Home Crypto Crypto Traders in Thailand May be Taxed on Overseas Earnings

Crypto Traders in Thailand May be Taxed on Overseas Earnings

by Janine Lindsey

Thailand, a country that has traditionally been considered crypto-friendly, is now planning to impose taxes on foreign income from crypto traders. The new government in power is facing the challenge of financing its economic stimulus measures, which include a proposed nationwide airdrop.

According to a report by the Bangkok Post on September 19, the Thai Revenue Department is specifically targeting overseas income, particularly that of cryptocurrency traders. The tax would apply to both Thai nationals and foreign individuals who reside in the country for over 180 days per year.

Under the new ruling, individuals who earn income from work or assets abroad will be subject to personal income tax. Legal experts have noted that the policy seems to have specific targets, including residents who engage in foreign stock market trading through foreign brokerages and cryptocurrency traders.

The finance ministry has stated that the tax principle is applicable to all income earned abroad, regardless of the source or the tax year in which the money is earned. This statement has sparked concerns among retired expats living in Thailand who receive pension income from abroad. However, it remains unclear whether they are included in the new ruling or how taxes on overseas crypto trading will be collected.

Thailand’s primary crypto platform, Bitkub, currently has a daily trading volume of $17.6 million. However, this is relatively small compared to Binance, the world’s largest exchange with over $4 billion in daily volume. Many traders in Thailand may also be utilizing overseas exchanges, as Bitkub offers only 95 coins compared to Binance’s 362.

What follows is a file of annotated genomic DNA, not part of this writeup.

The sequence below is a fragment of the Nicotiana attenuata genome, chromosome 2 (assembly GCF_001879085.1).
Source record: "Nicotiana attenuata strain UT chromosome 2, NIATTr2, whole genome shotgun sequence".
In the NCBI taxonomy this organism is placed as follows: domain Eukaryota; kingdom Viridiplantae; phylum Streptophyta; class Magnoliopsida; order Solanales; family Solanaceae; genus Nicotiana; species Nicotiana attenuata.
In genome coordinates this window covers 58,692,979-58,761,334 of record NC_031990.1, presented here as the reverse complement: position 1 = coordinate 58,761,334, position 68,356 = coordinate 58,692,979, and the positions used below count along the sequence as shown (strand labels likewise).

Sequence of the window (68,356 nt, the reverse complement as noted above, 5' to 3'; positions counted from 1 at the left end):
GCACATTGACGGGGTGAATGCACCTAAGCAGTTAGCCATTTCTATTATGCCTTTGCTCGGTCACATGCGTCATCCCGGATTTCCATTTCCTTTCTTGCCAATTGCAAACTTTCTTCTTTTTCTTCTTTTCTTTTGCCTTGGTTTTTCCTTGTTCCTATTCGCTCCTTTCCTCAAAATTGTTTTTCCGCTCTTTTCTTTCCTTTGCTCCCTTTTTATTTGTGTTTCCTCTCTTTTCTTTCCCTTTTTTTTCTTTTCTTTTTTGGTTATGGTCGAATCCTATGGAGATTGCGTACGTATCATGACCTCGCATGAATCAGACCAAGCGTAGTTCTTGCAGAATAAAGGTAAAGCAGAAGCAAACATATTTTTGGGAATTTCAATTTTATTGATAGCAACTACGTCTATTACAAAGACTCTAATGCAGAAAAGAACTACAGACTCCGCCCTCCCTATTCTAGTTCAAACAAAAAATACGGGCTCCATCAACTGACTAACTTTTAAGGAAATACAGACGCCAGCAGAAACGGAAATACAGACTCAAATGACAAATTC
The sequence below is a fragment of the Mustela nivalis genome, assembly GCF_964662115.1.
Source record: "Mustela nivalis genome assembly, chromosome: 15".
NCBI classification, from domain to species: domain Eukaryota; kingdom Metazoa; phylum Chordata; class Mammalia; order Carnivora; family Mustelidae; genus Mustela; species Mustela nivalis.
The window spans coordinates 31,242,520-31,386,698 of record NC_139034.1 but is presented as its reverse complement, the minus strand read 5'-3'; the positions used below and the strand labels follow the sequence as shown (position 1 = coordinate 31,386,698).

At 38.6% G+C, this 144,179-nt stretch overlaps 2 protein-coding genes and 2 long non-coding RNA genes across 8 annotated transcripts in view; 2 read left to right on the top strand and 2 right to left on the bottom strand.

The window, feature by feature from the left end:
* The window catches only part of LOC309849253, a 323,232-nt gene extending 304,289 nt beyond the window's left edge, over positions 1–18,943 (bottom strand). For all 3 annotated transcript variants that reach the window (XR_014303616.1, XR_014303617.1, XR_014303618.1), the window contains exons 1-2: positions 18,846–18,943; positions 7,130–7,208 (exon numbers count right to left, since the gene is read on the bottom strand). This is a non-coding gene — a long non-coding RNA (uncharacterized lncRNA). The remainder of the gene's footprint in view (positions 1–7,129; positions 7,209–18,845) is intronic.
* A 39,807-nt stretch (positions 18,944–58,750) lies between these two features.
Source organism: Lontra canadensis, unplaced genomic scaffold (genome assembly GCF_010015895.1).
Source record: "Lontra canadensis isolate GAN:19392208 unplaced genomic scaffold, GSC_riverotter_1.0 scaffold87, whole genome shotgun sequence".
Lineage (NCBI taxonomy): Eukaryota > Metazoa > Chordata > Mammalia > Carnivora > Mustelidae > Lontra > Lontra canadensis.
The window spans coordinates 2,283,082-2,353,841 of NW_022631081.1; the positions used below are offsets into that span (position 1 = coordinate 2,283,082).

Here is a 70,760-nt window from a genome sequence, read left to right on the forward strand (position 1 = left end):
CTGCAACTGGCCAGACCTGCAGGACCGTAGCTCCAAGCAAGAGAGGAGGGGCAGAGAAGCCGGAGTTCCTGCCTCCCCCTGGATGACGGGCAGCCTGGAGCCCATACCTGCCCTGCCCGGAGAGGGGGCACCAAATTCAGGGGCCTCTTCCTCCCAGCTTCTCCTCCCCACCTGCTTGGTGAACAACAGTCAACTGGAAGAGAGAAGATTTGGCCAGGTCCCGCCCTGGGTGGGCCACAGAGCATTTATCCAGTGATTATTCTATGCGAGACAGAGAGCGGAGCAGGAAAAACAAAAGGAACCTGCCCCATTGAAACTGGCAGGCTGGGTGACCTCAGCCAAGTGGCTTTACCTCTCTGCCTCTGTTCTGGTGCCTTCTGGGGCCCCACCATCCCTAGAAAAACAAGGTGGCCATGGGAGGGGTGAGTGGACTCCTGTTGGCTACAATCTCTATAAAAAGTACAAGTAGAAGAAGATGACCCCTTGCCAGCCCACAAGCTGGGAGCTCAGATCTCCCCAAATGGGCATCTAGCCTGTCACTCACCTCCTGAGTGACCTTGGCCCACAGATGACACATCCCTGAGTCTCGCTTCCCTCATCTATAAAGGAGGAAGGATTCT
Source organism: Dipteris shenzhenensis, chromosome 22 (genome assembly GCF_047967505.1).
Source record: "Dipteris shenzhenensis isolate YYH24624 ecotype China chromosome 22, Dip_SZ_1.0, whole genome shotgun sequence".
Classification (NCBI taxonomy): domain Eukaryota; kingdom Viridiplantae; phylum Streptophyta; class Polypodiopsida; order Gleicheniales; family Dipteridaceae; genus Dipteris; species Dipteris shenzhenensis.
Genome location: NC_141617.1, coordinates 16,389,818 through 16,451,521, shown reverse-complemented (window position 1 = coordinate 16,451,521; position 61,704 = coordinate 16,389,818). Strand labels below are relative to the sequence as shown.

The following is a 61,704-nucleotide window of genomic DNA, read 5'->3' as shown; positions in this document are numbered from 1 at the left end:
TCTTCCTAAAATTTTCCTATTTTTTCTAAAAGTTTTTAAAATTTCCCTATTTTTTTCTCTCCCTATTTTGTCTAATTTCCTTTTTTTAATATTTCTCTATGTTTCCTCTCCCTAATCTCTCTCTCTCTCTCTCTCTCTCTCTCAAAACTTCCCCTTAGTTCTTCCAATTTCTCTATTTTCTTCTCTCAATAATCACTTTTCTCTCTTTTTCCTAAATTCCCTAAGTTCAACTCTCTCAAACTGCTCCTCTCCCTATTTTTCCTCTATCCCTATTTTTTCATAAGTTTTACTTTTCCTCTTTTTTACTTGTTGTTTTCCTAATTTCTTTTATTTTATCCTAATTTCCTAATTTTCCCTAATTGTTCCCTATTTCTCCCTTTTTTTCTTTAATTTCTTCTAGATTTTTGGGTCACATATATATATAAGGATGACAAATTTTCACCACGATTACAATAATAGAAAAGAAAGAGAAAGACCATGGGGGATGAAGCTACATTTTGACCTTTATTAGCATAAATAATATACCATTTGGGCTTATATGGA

Financial experts have warned that the new tax policy may alienate private bankers and financial institutions. This is noteworthy as Thailand previously backtracked on a proposed 15% crypto tax in February 2022 due to industry and public opposition.

The push for the new tax may be driven by the government’s aim to fund its economic stimulus measures. These measures are part of a larger plan by the newly appointed government to revive Thailand’s economy, which has experienced stagnation under military rule for the past decade. One of the proposed measures is a 10,000 THB (around $280) airdrop to eligible citizens using blockchain digital wallets. This initiative is estimated to cost around 2 trillion baht ($56 billion), which could explain the government’s search for new sources of revenue.

Additionally, the Thai government recently appointed a new Securities and Exchange Commission secretary-general, but her stance on cryptocurrencies remains uncertain. Meanwhile, Thailand’s benchmark SET Index has seen a decline of over 8% this year, making it one of the worst-performing markets in Asia. Foreign investors have pulled out approximately $4.3 billion from the Thai stock market, further contributing to the economic challenges faced by the country.

It remains to be seen whether the new tax ruling will attract more revenue or deter investment. If the trend of foreign investors pulling out continues, the tax policy could result in a decrease in money entering Thailand rather than an increase.

In conclusion, Thailand’s plan to tax foreign income from crypto traders marks a significant shift in the country’s previous reputation as crypto-friendly. The tax ruling targets both residents and foreigners and aims to generate revenue to fund the government’s economic stimulus measures, including a nationwide airdrop. However, concerns have been raised about the potential impact on private bankers, financial institutions, and foreign investors. The long-term effects of this tax policy on Thailand’s economy and crypto industry are yet to be seen.

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